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Royal Marine convicted of murder named as Brighton's Alexander Blackman
A Royal Marine who faces a life sentence for murdering an injured Taliban fighter is from Brighton, The Argus understands.
Sergeant Alexander Wayne Blackman, whose name has been made public for the first time fol- lowing a court ruling, will learn his fate today.
On November 8 a court martial board found the 39-year-old guilty of murdering the insurgent – who had been seriously wounded in an attack by an Apache helicopter – in Helmand more than two years ago.
Blackman had 15 years’ experience in the forces, after joining in 1998, and was in charge of Command Post (CP) Omar in the Helmand province during Operation Herrick 14 in 2011.
It is believed Blackman’s mother still lives in Brighton after the death of his father two years ago.
The Royal Marine also has other close family members in the Hastings area, The Argus understands.
Blackman was considered a safe pair of hands by his superiors and at 6ft 3in he has been described as a physically imposing Marine who always led from the front.
An expert in heavy weapons, including machine guns, he was credited with building good relations with the local population and was friendly with a mullah who lived close to CP Omar.
His role in Afghanistan also included taking part in shuras – meetings with community leaders and elders.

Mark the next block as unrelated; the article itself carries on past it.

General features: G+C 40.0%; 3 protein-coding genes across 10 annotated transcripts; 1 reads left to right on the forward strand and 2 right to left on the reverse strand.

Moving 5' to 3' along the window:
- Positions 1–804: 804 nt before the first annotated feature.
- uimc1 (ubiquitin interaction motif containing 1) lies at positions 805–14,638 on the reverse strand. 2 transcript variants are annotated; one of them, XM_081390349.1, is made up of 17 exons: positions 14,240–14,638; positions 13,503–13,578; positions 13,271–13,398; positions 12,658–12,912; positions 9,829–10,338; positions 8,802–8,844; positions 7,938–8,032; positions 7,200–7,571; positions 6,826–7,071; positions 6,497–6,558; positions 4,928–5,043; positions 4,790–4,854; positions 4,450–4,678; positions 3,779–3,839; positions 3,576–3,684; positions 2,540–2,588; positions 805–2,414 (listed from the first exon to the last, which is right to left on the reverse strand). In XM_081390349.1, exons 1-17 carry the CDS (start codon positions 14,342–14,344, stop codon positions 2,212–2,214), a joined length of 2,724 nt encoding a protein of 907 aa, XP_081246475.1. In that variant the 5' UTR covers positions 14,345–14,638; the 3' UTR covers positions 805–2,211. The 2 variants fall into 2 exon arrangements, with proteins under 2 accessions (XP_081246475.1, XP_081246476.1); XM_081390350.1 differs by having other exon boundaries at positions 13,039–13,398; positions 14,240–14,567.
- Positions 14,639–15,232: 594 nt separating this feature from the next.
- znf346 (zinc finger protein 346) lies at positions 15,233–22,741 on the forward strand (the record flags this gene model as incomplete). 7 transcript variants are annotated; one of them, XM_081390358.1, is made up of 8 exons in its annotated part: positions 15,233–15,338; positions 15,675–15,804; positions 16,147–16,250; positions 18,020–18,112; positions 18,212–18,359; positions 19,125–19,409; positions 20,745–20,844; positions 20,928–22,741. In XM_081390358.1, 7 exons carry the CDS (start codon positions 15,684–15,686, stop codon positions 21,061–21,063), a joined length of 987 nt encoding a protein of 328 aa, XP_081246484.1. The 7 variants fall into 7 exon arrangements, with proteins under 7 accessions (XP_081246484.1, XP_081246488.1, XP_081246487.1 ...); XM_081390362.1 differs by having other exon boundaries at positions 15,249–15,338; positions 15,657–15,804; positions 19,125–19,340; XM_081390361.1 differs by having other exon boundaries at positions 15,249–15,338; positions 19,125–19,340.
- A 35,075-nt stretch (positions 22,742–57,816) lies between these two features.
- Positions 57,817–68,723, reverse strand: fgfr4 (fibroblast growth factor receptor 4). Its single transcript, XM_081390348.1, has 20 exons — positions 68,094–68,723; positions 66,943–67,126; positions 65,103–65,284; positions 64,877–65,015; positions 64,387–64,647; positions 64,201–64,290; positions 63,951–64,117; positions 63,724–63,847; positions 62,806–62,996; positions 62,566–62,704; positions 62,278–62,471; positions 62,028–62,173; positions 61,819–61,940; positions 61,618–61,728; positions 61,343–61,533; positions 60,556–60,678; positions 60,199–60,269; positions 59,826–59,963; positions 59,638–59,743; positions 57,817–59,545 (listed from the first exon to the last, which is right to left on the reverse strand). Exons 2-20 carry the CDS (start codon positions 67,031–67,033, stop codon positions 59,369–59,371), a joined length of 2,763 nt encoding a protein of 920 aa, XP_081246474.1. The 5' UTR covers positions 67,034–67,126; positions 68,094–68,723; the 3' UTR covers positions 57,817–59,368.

Prior to a video of the murder coming to light, Blackman was being considered for promotion to Colour Sergeant.
He shot the insurgent in the chest but said he believed the victim was already dead and he was taking out his anger on a corpse.
He has said he felt ashamed at his lack of self-control, describing it as “a stupid lack of self-control and lapse in judgment”.
The shooting happened five months into an arduous six-month tour of Helmand province.
During his evidence at court Blackman, who denied murder, confirmed he was telling the truth about believing the insurgent to be dead and agreed the shooting was a “spur of the moment decision because of pent-up emotions”.
The killing was captured on a camera mounted on the helmet of another serviceman, known as Marine B.
As the unknown insurgent lies on the floor convulsing and struggling for breath, Sergeant Black- man says: “There you are. Shuffle off this mortal coil you c***. It’s nothing you wouldn’t do to us.”
Previously known as Marine A, his name was disclosed following a ruling by Lord Chief Justice Lord Thomas, Mr Justice Tugendhat and Mr Justice Holroyde, which lifted an anonymity order preventing him being identified.
The decision by the three judges followed a hearing last week during which argument was made on behalf of the servicemen that their lives would be at “real and immediate” risk if their names were released.
Chris Terrill, a filmmaker from Brighton, was embedded with the Royal Marines in Afghanistan at the time of the incident.
He said judges should take Blackman’s service into account and should not “lock him up and throw away the key”.
He said: “Nobody can condone what happened, but you have to see it in the context of frontline warfare.
“It was technically murder but it was done in the heat of battle.
“This was a man who had endured the most awful conditions for months. “That’s bound to affect anyone’s moral compass.”
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